Definitions

from The American Heritage® Dictionary of the English Language, 5th Edition.

  • noun Any of the bones or cartilaginous segments forming the spinal column.

from The Century Dictionary.

  • noun In Vertebrata, any bone of the spine; any segment of the backbone. See backbone and spine.
  • noun In echinoderms, any one of the numerous axial ossicles of the arms of starfishes. See vertebral, a.

from the GNU version of the Collaborative International Dictionary of English.

  • noun (Anat.) One of the serial segments of the spinal column.
  • noun (Zoöl.) One of the central ossicles in each joint of the arms of an ophiuran.

from Wiktionary, Creative Commons Attribution/Share-Alike License.

  • noun Any of the small bones which make up the backbone.

from WordNet 3.0 Copyright 2006 by Princeton University. All rights reserved.

  • noun one of the bony segments of the spinal column

Etymologies

from The American Heritage® Dictionary of the English Language, 4th Edition

[Middle English, from Latin, from vertere, to turn; see wer- in Indo-European roots.]

from Wiktionary, Creative Commons Attribution/Share-Alike License

From Latin vertebra ("joint"), from vertere, "to turn". Having multiple vertebrae (plural of vertebra) in one's backbone instead of having a single bone or solid spine, allows for the movement of the body with bends and turns. Hence meaning 1.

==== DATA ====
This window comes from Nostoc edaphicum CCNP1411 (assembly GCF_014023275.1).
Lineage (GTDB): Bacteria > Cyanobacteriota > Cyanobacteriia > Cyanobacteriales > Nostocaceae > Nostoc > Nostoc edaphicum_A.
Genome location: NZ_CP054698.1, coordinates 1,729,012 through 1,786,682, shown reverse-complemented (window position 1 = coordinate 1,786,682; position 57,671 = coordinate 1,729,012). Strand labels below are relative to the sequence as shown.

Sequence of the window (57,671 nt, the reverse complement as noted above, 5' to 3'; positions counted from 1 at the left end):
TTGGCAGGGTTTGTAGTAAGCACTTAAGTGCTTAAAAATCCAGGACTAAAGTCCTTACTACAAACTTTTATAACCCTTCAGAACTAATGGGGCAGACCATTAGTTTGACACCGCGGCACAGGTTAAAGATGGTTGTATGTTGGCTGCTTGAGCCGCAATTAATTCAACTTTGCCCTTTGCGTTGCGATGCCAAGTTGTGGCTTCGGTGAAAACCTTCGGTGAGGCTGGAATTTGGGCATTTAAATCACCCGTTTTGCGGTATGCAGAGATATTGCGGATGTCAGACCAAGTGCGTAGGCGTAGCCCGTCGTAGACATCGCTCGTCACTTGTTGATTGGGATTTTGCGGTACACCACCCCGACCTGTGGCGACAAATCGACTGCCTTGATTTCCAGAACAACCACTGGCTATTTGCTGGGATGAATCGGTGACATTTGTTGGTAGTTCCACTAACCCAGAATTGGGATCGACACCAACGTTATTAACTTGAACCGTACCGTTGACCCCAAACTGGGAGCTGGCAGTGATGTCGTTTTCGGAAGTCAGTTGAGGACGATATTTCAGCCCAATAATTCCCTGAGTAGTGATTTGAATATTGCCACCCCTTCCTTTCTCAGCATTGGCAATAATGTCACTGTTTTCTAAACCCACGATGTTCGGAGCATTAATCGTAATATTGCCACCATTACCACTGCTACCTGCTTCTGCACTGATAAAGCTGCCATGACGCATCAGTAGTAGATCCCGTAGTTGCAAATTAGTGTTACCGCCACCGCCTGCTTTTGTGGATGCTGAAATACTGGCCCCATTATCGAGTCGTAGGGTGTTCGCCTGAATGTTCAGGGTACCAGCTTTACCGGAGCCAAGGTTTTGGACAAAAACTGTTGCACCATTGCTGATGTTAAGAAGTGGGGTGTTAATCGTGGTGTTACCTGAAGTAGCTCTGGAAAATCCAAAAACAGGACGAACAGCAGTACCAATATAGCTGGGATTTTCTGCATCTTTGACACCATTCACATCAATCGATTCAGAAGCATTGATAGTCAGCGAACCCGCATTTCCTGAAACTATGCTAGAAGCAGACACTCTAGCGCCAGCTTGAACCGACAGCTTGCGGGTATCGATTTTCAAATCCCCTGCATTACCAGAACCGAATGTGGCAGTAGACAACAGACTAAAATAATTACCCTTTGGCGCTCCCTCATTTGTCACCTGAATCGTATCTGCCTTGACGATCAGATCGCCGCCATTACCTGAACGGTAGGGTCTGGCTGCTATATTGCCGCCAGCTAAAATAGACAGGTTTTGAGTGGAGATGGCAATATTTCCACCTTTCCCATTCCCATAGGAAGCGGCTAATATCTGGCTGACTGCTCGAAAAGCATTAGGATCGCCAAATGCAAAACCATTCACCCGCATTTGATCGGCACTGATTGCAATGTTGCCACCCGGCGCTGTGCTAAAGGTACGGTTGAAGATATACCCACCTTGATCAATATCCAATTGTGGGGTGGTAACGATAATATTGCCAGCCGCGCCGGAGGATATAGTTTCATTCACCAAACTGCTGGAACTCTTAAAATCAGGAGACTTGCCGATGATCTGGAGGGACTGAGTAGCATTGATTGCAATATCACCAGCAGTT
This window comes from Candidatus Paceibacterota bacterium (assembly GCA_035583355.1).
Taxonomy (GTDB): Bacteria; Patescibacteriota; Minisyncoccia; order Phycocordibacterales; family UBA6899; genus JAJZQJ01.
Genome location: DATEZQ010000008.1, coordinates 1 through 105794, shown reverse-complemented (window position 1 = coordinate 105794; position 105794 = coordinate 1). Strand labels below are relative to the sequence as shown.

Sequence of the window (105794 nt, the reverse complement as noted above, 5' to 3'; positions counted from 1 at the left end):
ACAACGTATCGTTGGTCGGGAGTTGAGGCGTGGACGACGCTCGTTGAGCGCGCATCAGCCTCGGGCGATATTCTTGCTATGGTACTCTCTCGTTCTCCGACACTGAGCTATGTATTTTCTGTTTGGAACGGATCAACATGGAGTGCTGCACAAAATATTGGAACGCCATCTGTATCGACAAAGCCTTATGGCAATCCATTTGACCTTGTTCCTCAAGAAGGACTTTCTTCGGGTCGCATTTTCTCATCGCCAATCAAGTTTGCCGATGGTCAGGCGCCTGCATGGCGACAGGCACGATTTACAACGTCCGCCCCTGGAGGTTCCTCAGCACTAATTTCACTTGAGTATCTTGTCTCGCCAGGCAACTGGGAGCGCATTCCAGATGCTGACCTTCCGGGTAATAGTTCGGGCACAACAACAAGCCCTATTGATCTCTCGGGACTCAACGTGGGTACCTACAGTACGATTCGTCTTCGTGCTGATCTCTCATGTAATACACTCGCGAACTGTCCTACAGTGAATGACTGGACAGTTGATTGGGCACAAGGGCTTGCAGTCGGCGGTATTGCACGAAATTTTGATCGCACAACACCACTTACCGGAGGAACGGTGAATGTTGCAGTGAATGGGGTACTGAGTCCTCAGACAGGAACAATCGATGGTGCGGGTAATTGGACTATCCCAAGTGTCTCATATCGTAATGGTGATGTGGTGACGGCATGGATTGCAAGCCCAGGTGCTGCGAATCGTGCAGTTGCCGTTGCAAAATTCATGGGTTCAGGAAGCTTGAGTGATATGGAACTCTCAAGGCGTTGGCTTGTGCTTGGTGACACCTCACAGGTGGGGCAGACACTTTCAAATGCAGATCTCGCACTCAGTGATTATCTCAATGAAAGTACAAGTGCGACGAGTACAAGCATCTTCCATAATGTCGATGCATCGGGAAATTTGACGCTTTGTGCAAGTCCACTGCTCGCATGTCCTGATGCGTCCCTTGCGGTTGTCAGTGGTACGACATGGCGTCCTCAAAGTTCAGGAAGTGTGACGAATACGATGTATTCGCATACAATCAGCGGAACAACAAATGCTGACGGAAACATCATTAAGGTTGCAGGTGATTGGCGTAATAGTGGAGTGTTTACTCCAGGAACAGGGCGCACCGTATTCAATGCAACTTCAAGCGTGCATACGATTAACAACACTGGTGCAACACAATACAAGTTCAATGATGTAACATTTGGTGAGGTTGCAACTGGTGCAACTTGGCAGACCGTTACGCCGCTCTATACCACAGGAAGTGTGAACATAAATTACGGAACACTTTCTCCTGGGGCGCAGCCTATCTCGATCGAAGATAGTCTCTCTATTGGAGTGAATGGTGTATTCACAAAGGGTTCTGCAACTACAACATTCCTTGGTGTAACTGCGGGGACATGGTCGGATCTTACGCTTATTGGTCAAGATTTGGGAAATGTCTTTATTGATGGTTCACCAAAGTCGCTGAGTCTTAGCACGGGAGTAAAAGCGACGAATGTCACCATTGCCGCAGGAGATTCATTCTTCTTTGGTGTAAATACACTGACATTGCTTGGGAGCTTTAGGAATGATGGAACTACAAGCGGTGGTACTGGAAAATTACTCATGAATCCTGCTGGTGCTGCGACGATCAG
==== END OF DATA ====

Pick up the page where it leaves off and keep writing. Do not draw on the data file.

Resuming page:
Examples

  • Very good explanation of why the vertebra is probably "lost", BTW.

    Biggest sauropod ever (part…. II)

  • In the previous post I introduced the long, tedious, much-delayed technical project on MIWG. 7306, a giant brachiosaurid cervical vertebra from the Isle of Wight.

    ‘Angloposeidon’, the unreported story, part II

  • In the photo above, Luis is holding a caudal vertebra from a hadrosaurid that bears a deep score mark across its surface.

    Archive 2006-02-01

  • A giant brachiosaurid cervical vertebra from the Wessex Formation (Early Cretaceous) of southern England.

    Archive 2006-12-01

  • A giant brachiosaurid cervical vertebra from the Wessex Formation (Early Cretaceous) of southern England.

    Archive 2006-07-01

  • Alas, the 1060 mm that I gave in those two articles is, while not technically incorrect, not the standardised ‘total length’ of the specimen for, rather than including prezygapophysis length, the standard way of measuring a sauropod vertebra is to stick to centrum length alone.

    ‘Angloposeidon’, the unreported story, part II

  • In the previous post I introduced the long, tedious, much-delayed technical project on MIWG. 7306, a giant brachiosaurid cervical vertebra from the Isle of Wight.

    Archive 2006-07-01

  • A giant brachiosaurid cervical vertebra from the Wessex Formation (Early Cretaceous) of southern England.

    ‘Angloposeidon’, the unreported story, part IV

  • A giant brachiosaurid cervical vertebra from the Wessex Formation (Early Cretaceous) of southern England.

    Archive 2006-02-01

  • Alas, the 1060 mm that I gave in those two articles is, while not technically incorrect, not the standardised ‘total length’ of the specimen for, rather than including prezygapophysis length, the standard way of measuring a sauropod vertebra is to stick to centrum length alone.

    Archive 2006-07-01

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